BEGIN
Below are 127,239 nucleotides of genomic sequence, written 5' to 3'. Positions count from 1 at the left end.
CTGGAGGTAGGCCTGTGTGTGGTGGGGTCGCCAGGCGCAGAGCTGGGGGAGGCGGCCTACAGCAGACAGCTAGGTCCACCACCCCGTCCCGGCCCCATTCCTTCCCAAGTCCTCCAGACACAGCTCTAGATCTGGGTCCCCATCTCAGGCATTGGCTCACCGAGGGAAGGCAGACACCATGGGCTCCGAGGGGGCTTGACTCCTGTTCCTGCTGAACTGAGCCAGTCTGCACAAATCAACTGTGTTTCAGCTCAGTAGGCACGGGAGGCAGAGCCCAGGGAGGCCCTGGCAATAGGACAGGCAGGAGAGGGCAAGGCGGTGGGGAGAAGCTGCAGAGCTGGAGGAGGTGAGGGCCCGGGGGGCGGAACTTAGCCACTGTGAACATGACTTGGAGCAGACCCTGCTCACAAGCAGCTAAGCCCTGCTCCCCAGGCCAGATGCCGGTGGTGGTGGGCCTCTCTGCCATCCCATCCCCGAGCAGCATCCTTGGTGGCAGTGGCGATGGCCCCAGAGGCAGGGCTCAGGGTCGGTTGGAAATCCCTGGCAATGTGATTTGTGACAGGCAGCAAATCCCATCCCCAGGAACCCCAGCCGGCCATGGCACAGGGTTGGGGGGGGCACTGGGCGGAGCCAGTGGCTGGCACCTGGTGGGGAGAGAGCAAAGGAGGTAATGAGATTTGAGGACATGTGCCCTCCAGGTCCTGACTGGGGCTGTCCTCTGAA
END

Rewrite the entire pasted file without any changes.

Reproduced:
Below are 127,239 nucleotides of genomic sequence, written 5' to 3'. Positions count from 1 at the left end.
CTGGAGGTAGGCCTGTGTGTGGTGGGGTCGCCAGGCGCAGAGCTGGGGGAGGCGGCCTACAGCAGACAGCTAGGTCCACCACCCCGTCCCGGCCCCATTCCTTCCCAAGTCCTCCAGACACAGCTCTAGATCTGGGTCCCCATCTCAGGCATTGGCTCACCGAGGGAAGGCAGACACCATGGGCTCCGAGGGGGCTTGACTCCTGTTCCTGCTGAACTGAGCCAGTCTGCACAAATCAACTGTGTTTCAGCTCAGTAGGCACGGGAGGCAGAGCCCAGGGAGGCCCTGGCAATAGGACAGGCAGGAGAGGGCAAGGCGGTGGGGAGAAGCTGCAGAGCTGGAGGAGGTGAGGGCCCGGGGGGCGGAACTTAGCCACTGTGAACATGACTTGGAGCAGACCCTGCTCACAAGCAGCTAAGCCCTGCTCCCCAGGCCAGATGCCGGTGGTGGTGGGCCTCTCTGCCATCCCATCCCCGAGCAGCATCCTTGGTGGCAGTGGCGATGGCCCCAGAGGCAGGGCTCAGGGTCGGTTGGAAATCCCTGGCAATGTGATTTGTGACAGGCAGCAAATCCCATCCCCAGGAACCCCAGCCGGCCATGGCACAGGGTTGGGGGGGGCACTGGGCGGAGCCAGTGGCTGGCACCTGGTGGGGAGAGAGCAAAGGAGGTAATGAGATTTGAGGACATGTGCCCTCCAGGTCCTGACTGGGGCTGTCCTCTGAA